We sometimes say that the “municipal party” is the largest party in Finnish Parliament. As many as 86 percent of MPs are also local council representatives in their own municipality. This is not the case in all countries. The dual role of some MPs across the national and local levels can sometimes be seen as contradictory. For example,
the Parliament enacts legislation that specifies most of the local services and tasks. It also passes the state budget and therefore controls the amount of state grants to the municipalities. Local councils, on the other hand, try to find the most suitable ways to organize local services for their inhabitants and constituents. At its best, a dual role across levels of governance can give a broader understanding, or enable ‘seeing the forest for the trees’.
Sometimes the reality of the welfare society can seem very different through the local lenses as compared with the national point of view. The municipalities are at the frontline of the public sector towards the citizens. This has been evident during the COVID-19 crisis. Last spring, as the Government made decisions on enacting exceptional circumstances, or special measures across the nation, it was the municipalities that implemented many of the practical changes that affected people’s daily lives. Moreover, these practicalities were handled fast and efficiently at the local level. Therefore a great deal of the success of the measures taken in the spring of 2020 comes from the process of the local governments in putting the Government decisions into action.
In September 2020, we published the first ever National Urban Strategy for Finland. At the publication event, the mayor of Vantaa, Ms. Ritva Viljanen emphasized the democratic role of both the state and the cities. According to her, municipal self-governance and national democracy are two equally important democracies, both representing the people. As long as we remember to see them as such, we can better develop them in partnership.
The National Urban Strategy devotes a lot of attention to partnership. By this is meant the collaboration between the state and the cities. Not least in light of the current handling of the pandemic, and the upcoming and over-arching reforms in the public sector, must we increasingly make sure and remind each other to work in close unison for the common goals that we set ourselves and our administration. A close collaboration and working in partnerships takes trust, and building that trust is one cornerstone of well-functioning governance in a 21st century welfare society.
Together we must also evaluate the future of the municipal politics in Finland. We need an overall review of what the funding of municipalities, their tasks, the cooperation between municipalities, the structure of municipalities and the role of municipalities and cities should be in the future. The balance between municipal tasks and adequate resources to meet those tasks has been a topical issue for a long time. The main problem in the municipal economy is the structural imbalance in income and expenditure development. The ageing of the population, increased need for services, and the increase in costs caused by fulfilling that need coincides in many municipalities with a weakening of the municipal income structure due to, for example, the decrease in the working-age population. Structural disparities are intensified by domestic migration, especially urbanization; falling birth rates and increasing differentiation of municipalities. In recent years, problems in municipal finances and the development of municipal differentiation have been manifested, among other things, in increasing individual municipal tax rates and a broadening in the range of tax rates across municipalities. The role of the public sector is to manage the complexity of the changes underway. We need to act both in terms of mitigating, and adapting to the impacts of societal trends, but also to ensure no-one is left behind. Foresight, preparedness and working in partnership is required between both state and municipal governments.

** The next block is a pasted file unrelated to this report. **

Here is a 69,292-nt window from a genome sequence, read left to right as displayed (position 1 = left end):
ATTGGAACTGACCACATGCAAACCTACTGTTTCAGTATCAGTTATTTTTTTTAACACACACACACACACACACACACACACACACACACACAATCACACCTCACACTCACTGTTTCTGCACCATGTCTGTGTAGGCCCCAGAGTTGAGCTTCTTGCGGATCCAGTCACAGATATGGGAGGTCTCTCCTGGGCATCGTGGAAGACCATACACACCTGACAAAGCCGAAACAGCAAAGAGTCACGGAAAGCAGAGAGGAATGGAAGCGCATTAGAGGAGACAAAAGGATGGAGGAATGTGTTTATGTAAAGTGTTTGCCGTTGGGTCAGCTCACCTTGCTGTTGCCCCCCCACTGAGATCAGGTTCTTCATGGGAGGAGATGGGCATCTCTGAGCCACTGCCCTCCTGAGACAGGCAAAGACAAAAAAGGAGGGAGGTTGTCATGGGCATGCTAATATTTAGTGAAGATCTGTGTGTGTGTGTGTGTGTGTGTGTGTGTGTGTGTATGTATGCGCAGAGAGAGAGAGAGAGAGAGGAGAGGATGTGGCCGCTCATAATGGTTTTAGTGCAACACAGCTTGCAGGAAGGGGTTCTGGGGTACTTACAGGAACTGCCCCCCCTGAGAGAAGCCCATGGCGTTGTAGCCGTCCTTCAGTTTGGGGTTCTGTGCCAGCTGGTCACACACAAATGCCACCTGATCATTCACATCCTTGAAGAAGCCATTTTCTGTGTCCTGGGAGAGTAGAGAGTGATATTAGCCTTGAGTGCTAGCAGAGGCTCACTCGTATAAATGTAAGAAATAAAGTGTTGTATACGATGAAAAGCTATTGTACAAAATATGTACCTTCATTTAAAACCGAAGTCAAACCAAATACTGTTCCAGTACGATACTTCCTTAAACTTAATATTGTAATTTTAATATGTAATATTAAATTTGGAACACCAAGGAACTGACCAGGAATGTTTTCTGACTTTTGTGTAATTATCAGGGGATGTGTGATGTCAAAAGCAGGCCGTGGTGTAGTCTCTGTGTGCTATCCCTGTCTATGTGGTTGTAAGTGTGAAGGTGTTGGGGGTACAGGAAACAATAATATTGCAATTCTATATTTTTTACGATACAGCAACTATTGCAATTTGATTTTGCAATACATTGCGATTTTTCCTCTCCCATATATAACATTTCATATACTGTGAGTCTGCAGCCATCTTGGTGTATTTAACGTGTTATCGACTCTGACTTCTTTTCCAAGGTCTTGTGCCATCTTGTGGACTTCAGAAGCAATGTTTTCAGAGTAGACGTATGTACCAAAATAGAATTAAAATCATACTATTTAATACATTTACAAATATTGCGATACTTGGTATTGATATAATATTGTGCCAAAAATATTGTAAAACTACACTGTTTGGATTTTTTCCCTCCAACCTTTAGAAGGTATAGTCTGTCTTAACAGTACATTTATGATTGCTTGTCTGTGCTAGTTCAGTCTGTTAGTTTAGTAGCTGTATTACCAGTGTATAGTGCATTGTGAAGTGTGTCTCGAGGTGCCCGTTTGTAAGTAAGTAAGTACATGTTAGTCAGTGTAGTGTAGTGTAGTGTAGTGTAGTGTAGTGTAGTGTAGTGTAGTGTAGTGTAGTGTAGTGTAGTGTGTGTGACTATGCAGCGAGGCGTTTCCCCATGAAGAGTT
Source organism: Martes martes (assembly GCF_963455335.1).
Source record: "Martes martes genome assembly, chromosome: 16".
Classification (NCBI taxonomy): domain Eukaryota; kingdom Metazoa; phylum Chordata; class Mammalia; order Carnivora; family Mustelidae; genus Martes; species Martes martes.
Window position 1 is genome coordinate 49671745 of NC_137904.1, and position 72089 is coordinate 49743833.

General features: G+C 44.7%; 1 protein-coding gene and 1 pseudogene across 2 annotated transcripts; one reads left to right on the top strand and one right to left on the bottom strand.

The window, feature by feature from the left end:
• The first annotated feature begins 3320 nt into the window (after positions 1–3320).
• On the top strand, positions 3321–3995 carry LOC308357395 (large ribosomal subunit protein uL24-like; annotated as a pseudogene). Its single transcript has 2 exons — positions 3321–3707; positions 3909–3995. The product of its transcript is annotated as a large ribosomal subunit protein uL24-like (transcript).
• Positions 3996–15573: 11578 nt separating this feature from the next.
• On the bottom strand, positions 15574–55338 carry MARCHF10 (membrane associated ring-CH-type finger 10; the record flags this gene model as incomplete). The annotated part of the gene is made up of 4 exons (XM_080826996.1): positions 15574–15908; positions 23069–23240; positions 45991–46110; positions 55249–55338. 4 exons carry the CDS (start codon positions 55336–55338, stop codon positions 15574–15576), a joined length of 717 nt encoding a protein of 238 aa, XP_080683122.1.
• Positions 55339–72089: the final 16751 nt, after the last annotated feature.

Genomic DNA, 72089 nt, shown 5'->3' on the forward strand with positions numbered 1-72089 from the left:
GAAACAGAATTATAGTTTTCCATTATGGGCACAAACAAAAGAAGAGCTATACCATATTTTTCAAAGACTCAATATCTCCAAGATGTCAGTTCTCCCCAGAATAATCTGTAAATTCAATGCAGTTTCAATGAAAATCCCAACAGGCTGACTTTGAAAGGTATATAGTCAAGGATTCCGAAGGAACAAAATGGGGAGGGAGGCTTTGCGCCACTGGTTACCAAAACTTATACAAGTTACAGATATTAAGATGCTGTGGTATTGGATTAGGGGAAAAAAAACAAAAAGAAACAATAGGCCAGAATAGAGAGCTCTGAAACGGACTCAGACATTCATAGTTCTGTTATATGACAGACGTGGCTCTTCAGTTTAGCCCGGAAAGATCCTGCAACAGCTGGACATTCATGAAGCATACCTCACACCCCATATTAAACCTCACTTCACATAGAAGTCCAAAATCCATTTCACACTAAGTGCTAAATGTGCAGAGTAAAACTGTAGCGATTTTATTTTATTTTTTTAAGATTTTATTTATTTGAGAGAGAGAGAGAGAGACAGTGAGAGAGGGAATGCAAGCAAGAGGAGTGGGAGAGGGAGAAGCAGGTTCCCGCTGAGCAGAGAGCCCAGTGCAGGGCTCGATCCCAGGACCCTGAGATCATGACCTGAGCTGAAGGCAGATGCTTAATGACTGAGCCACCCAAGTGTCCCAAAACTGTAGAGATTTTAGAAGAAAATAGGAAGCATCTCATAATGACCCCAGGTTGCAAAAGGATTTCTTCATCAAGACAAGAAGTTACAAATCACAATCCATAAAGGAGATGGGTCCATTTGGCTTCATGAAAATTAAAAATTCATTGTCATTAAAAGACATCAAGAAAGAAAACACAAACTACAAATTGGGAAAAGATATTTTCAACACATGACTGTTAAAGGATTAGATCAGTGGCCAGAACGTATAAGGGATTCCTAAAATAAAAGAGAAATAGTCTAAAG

Sirpa Paatero is the Minister of Local Government and member of the Finnish Parliament.
She is a Finnish politician and a member of the Social Democratic Party. She was the Minister for International Development in Alexander Stubb's cabinet 2014–2015 and again in Antti Rinne's cabinet in 2019. Paatero is also the chairman of the Finnish Workers' Sports Federation.
This article was written for MP Talk, a regular column from the Helsinki Times in which Members of The Finnish Parliament contribute their thoughts and opinions. All opinions voiced are entirely those of the contributor and do not necessarily reflect the viewpoints of the Helsinki Times.
The articles will be published in order of arrival.